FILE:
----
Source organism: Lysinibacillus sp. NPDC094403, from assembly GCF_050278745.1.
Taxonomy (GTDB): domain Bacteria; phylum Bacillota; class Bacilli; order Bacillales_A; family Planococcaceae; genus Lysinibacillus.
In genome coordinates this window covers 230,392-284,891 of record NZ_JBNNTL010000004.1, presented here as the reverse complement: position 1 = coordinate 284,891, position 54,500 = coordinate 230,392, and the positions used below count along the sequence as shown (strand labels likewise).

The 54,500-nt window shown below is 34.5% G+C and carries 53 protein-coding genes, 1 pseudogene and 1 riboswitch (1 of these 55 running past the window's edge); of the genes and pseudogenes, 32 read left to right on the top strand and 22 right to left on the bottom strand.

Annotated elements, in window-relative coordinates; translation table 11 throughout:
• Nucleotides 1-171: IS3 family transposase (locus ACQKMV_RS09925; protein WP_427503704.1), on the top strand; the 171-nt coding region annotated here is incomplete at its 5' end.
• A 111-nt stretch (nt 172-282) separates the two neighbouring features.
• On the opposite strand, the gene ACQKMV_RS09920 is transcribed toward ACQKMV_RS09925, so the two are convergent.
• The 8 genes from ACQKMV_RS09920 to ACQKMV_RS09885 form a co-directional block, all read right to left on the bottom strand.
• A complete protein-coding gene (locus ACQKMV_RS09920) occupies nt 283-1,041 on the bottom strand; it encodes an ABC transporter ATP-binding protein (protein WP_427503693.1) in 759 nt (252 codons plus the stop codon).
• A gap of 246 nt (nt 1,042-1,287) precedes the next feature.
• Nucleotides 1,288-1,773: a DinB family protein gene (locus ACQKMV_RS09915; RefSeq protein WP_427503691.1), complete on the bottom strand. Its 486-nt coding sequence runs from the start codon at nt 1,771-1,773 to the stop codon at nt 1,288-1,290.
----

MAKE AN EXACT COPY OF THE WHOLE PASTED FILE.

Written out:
Source organism: Lysinibacillus sp. NPDC094403, from assembly GCF_050278745.1.
Taxonomy (GTDB): domain Bacteria; phylum Bacillota; class Bacilli; order Bacillales_A; family Planococcaceae; genus Lysinibacillus.
In genome coordinates this window covers 230,392-284,891 of record NZ_JBNNTL010000004.1, presented here as the reverse complement: position 1 = coordinate 284,891, position 54,500 = coordinate 230,392, and the positions used below count along the sequence as shown (strand labels likewise).

The 54,500-nt window shown below is 34.5% G+C and carries 53 protein-coding genes, 1 pseudogene and 1 riboswitch (1 of these 55 running past the window's edge); of the genes and pseudogenes, 32 read left to right on the top strand and 22 right to left on the bottom strand.

Annotated elements, in window-relative coordinates; translation table 11 throughout:
• Nucleotides 1-171: IS3 family transposase (locus ACQKMV_RS09925; protein WP_427503704.1), on the top strand; the 171-nt coding region annotated here is incomplete at its 5' end.
• A 111-nt stretch (nt 172-282) separates the two neighbouring features.
• On the opposite strand, the gene ACQKMV_RS09920 is transcribed toward ACQKMV_RS09925, so the two are convergent.
• The 8 genes from ACQKMV_RS09920 to ACQKMV_RS09885 form a co-directional block, all read right to left on the bottom strand.
• A complete protein-coding gene (locus ACQKMV_RS09920) occupies nt 283-1,041 on the bottom strand; it encodes an ABC transporter ATP-binding protein (protein WP_427503693.1) in 759 nt (252 codons plus the stop codon).
• A gap of 246 nt (nt 1,042-1,287) precedes the next feature.
• Nucleotides 1,288-1,773: a DinB family protein gene (locus ACQKMV_RS09915; RefSeq protein WP_427503691.1), complete on the bottom strand. Its 486-nt coding sequence runs from the start codon at nt 1,771-1,773 to the stop codon at nt 1,288-1,290.